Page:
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These 10 stunning homes will convince you to go off-grid

As if I needed any convincing.

If you ever dreamed about a new life in a stunning home set in one of the world’s most picturesque places, this book is for you.

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[Image: courtesy Thames & Hudson]
Off the Grid, Houses for Escape (Thames & Hudson, 2019) is a $45, 272-page large format book with more than 400 images of homes in far-flung corners of the earth–each more irresistible than the next. Crucially, each is self-sufficient or nearly self-sufficient, bucking the notion that green design can’t be beautiful.

The homes are built upon all sorts of terrain: in forests, on wild coasts, in deserts, and even on mountaintops. There is a simple wooden farm house floating in the meadows of Normandy, France, a low-slung platform house overlooking the sea in Victoria, Australia, and a glass house in Sweden that blurs the divide between the indoors and the sylvan land beyond.

But these houses are more than personal Valhallas. They are also some of the world’s most innovative examples of how to live off the grid so you don’t have to depend on utility grids. This is how you reduce your carbon footprint without sacrificing comfort.

Take the Lundnäs House in Arbrå, Sweden. Designed by Swedish architect Buster Delin, the structure was built using repurposed and local materials over the course of seven years. To avoid disturbing the natural environment, the house uses the foundations of an old ceramics factory that was by the river. Inside, the fireplace is the only source of heat, with a layer of clay pellets under the concrete slab distributing energy all over the house. Combined with the stone and brick edifice, which naturally retain heat, this is enough to heat the home in frosty Swedish winters.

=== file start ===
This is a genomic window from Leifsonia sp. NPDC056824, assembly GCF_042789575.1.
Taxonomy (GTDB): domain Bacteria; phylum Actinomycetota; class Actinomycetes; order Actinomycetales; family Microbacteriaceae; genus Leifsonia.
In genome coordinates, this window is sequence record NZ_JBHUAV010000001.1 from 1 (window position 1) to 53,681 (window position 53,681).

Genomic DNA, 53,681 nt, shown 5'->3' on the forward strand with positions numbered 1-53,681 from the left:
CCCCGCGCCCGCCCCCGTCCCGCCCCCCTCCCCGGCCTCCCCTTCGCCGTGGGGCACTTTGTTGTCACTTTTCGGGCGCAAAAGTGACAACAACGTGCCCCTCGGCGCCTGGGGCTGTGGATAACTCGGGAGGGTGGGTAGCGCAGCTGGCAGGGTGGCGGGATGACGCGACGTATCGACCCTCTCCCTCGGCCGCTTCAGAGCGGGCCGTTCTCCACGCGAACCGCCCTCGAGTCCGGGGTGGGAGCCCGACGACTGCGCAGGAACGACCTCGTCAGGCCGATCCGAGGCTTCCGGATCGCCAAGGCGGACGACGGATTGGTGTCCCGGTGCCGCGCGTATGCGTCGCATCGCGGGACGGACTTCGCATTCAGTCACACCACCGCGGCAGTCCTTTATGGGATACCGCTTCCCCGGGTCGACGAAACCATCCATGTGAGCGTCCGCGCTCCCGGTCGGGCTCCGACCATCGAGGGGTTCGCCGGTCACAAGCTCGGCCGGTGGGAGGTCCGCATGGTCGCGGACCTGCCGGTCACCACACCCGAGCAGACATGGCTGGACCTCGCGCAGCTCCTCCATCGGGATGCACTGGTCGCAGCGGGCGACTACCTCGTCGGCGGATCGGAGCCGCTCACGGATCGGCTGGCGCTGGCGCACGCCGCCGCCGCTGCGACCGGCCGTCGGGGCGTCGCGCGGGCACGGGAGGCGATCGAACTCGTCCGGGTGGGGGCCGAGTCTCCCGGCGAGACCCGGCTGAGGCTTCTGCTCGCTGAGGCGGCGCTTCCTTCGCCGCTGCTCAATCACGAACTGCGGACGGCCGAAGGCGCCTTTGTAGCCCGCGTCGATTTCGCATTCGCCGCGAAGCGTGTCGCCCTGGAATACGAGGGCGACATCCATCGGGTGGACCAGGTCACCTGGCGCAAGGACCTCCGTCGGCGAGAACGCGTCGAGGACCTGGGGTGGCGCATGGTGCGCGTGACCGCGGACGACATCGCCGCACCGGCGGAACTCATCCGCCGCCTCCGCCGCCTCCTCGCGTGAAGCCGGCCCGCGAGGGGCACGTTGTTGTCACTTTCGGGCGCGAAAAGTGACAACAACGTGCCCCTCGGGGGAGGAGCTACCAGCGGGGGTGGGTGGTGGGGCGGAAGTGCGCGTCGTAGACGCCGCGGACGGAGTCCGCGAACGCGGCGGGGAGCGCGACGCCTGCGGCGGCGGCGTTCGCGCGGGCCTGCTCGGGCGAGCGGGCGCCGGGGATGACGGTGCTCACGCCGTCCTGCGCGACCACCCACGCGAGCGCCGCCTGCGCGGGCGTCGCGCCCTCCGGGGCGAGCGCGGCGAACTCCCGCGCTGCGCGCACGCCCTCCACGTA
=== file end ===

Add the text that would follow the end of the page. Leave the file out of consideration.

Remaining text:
Another beautiful example is the House in Extremadura, by Ábaton Arquitectura. Perched on the remote hills of a nature reserve in Cáceres, Spain, the house was built on an old stable. The electricity comes from a small hydroelectric turbine system that uses a nearby stream combined with solar panels. The same water is filtered for drinking water. The house has a generator, but it’s only used in case of an emergency.

It’s a great example of how to live totally off the grid without disturbing the environment. As we enter an age of extreme weather, perhaps there’s a lesson in all the examples contained in this book: Humans can survive comfortably without having to trash everything around us and without depending on services that perhaps one day will fail.

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About the author

Jesus Diaz founded the new Sploid for Gawker Media after seven years working at Gizmodo, where he helmed the lost-in-a-bar iPhone 4 story. He's a creative director, screenwriter, and producer at The Magic Sauce and a contributing writer at Fast Company.

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